20.7.06

Re-defining the national pastime, part II

Pre-match musings now that I have my ticket in hand:

1. Why does the match start at 7.05pm? Does this mean it will start precisely at five minutes past 7? Is there any cosmic, historical, social, arbitrary reason for it to start at 7.05pm and not at 7pm or even 7.30 pm as other sporting events usually do? Wikipedia is of not much help there. I have to remember to ask baseball fans (of whom there are sure to be many at the match tomorrow) about this.* Maybe it's a television thing, rather like Premiership matches nowadays being played at noon (that's 7am DC time, you lot and, yes, I do often go watch those matches too).

2. The ticket is a page off Tickets.com . In contrast to DC United tickets (DC United matches are played at the same venue) which are discreet and about one-tenth the size of this one, this ticket has graphics (with a picture of the stadium and "2006 Washington Nationals" in large blue and white letterings) and logos. I miss footy already.

3. I have an assigned seat. I don't know if this means I will be in close proximity to various people I know or if I can safely pretend not to know anyone. I am not sure which tactic to employ since the former would allow me to ask silly questions (since, really, despite Wikipedia, my knowledge of baseball rules is minimal) but the latter would allow my usual anti-social nature free rein. I'll have to decide when I get there.

4. How early is "get there early for a hat" I wonder? Since the temperature these days (first summer in Washington and I've not been too fond of it so far) has levels of humidity which would make a camel sweat, I'm not too keen on staying outside for much longer than I have to but now that I've heard of the hat, I want one. I'm even willing to trample many women and children for one.

5. The seat's in a section that I've never before been to. The highest numbers I have sat have been the 400s. This tells me that I will be in the "Upper view MVP" section. I have a sneaky feeling that basically means "where only eagles dare"** in American-English. Too bad I left my bird-watching binos at my Uncle's.

6. And, for your amusement, a snippet of baseball news from the Washington Nationals' web site: "Right-hander Livan Hernandez will man the mound as the Nationals return home from a six-game road trip..."

Man the mound? Single-handedly? I thought baseball was a team sport?

So, there yous have it, dear PTSD readers. Expect a full report tomorrow. There shall be pre and post-match analyses, observations on people and clothing and (perhaps, if yous are lucky) some comments on the match itself. Though if I were yous, I wouldn't hold my breath for that last part.


* A quick look at the schedule tells me that all matches start at odd hours--7.05pm, 1.20pm and so on. Curiouser and curiouser.

** Any of yous seen that film? Where Eagles Dare? Great stuff with Richard Burton, Clint Eastwood, evil Nazis and a cable-car in the Swiss (I think?) mountains.

6 Comments:

At 7/21/2006 9:09 AM, Anonymous Weberman said...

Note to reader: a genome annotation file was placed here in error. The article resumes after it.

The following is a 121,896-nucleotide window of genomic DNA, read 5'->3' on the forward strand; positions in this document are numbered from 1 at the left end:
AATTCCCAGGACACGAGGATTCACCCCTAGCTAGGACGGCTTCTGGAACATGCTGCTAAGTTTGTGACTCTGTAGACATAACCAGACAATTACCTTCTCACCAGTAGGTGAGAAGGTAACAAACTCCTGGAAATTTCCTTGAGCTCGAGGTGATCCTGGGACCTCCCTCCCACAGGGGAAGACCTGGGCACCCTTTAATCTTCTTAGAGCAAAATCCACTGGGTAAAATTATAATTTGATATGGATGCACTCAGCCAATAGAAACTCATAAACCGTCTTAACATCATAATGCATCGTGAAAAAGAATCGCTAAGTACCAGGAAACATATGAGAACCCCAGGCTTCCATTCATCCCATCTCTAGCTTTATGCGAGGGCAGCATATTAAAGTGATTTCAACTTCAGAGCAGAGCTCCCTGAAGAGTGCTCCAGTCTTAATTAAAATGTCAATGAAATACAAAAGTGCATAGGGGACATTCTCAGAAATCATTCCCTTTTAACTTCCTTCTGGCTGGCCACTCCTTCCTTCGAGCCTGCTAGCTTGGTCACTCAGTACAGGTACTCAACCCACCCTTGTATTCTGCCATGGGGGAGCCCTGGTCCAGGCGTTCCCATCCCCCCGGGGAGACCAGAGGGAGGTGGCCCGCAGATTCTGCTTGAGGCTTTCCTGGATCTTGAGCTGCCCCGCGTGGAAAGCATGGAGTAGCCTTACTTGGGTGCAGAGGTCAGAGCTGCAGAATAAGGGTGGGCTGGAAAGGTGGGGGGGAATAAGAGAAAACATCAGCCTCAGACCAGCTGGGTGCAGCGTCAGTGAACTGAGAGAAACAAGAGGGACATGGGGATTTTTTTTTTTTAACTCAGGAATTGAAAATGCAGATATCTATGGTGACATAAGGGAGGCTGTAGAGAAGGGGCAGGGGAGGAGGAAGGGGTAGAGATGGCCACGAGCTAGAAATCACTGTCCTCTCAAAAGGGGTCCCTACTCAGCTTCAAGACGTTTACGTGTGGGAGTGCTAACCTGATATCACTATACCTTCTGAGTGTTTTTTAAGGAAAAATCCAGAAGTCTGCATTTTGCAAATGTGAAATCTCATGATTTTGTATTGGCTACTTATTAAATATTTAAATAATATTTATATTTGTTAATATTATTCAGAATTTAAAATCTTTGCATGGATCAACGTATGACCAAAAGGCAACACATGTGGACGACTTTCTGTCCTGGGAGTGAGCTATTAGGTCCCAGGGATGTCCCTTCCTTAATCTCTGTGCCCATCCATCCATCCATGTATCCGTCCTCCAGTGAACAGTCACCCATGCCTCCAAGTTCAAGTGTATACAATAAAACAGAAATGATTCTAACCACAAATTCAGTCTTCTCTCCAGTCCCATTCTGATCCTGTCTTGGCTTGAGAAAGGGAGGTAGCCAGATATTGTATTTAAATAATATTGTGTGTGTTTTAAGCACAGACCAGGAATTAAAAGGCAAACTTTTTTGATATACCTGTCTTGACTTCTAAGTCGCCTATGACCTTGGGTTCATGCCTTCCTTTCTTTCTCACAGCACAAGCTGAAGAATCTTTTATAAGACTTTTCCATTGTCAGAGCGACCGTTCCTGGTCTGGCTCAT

See, basbeall is the perfect American sport precisely because it's only secondarily a team sport. Yes, the team's overall record is the thing that ultimately matters in terms of getting you into the World Series or the playoffs in general, but a team's record is produced only by individual players doing their thing. Particularly the pitcher, who basically controls the game, and faces batters in sequence -- it's more like cricket in that way. But the unique structure of the basbeall season, particularly its length, permits fine (and statistically significant) discrimination among individual performances.

Baseball games at the Rogers Center in Toronto invariably start at seven minutes past the hour: 1:07, 7:07. I have no idea why this is the case.

 
At 7/21/2006 9:18 AM, Anonymous serena said...

odd times, ridiculous salaries, and yet we continue to watch...america's past-time appears to also be a comment on America's values...LOL

 
At 7/21/2006 10:51 AM, Blogger Priya said...

I should have done this before the cross-cultural relations classes, not after!

I'll have to get more data to see if the structure is similar to cricket's but from what I can gather, it's not since cricket usually limits the time a bowler can bowl (unless it's a Test match) and there're two bowlers bowling at any one time (on either ends of the pitch).

Google tells me some baseball matches last longer than 3 hours!!! I am not sure I can last that long (and some Americans have the gall to call football long boring! :-))

 
At 7/21/2006 4:20 PM, Anonymous serena said...

yup you can have extra innings...lol have fun at the game.

 
At 7/23/2006 11:54 PM, Blogger peter said...

Baseball usually starts at 5 past the hour for radio broadcast. Unlike other US-sports, such as football, which emerged in the Television era and are very tele friendly, Baseball emerged in the Radio era, and as any true aficianado will tell you, baseball is best experienced through radio. So, the start at 5 past is for the radio announcers to come on, set up the game, and get to it.

That's the other elegant thing about baseball, it has no clock. Its about getting the job done-- getting 27 outs-- and sitting around until its done. Some games can happen in under 2 hours, others take over 3. It all depends on who is pitching.

 
At 7/24/2006 11:28 PM, Blogger Priya said...

Tell me about it (actually, read about it in that long long post I just wrote). Nothing happens for minutes upon end while the bowler fiddles around with the ball (that just sounded dirty but wasn't meant that way), talks to his mates, the keeper takes his glove off/on, people mill around, etc etc etc etc etc. They should be penalised for time-wasting, like in footy or cricket.

 

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